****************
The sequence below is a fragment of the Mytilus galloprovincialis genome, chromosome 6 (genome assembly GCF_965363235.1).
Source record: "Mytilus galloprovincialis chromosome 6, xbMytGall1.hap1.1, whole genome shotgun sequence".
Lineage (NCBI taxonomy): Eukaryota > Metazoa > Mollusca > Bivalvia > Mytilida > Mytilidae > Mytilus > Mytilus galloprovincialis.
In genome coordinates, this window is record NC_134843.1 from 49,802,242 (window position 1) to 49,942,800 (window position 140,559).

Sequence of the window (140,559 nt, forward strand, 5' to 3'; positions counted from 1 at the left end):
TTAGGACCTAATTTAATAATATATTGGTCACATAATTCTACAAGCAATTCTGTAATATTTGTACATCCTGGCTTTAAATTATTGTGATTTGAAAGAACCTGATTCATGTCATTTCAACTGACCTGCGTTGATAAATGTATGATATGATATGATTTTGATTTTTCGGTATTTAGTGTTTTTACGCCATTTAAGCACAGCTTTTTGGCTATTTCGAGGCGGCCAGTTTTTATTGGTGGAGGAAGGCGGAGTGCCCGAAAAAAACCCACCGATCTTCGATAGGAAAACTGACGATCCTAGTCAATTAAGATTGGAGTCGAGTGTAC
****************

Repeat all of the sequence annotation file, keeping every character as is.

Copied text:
The sequence below is a fragment of the Mytilus galloprovincialis genome, chromosome 6 (genome assembly GCF_965363235.1).
Source record: "Mytilus galloprovincialis chromosome 6, xbMytGall1.hap1.1, whole genome shotgun sequence".
Lineage (NCBI taxonomy): Eukaryota > Metazoa > Mollusca > Bivalvia > Mytilida > Mytilidae > Mytilus > Mytilus galloprovincialis.
In genome coordinates, this window is record NC_134843.1 from 49,802,242 (window position 1) to 49,942,800 (window position 140,559).

Sequence of the window (140,559 nt, forward strand, 5' to 3'; positions counted from 1 at the left end):
TTAGGACCTAATTTAATAATATATTGGTCACATAATTCTACAAGCAATTCTGTAATATTTGTACATCCTGGCTTTAAATTATTGTGATTTGAAAGAACCTGATTCATGTCATTTCAACTGACCTGCGTTGATAAATGTATGATATGATATGATTTTGATTTTTCGGTATTTAGTGTTTTTACGCCATTTAAGCACAGCTTTTTGGCTATTTCGAGGCGGCCAGTTTTTATTGGTGGAGGAAGGCGGAGTGCCCGAAAAAAACCCACCGATCTTCGATAGGAAAACTGACGATCCTAGTCAATTAAGATTGGAGTCGAGTGTAC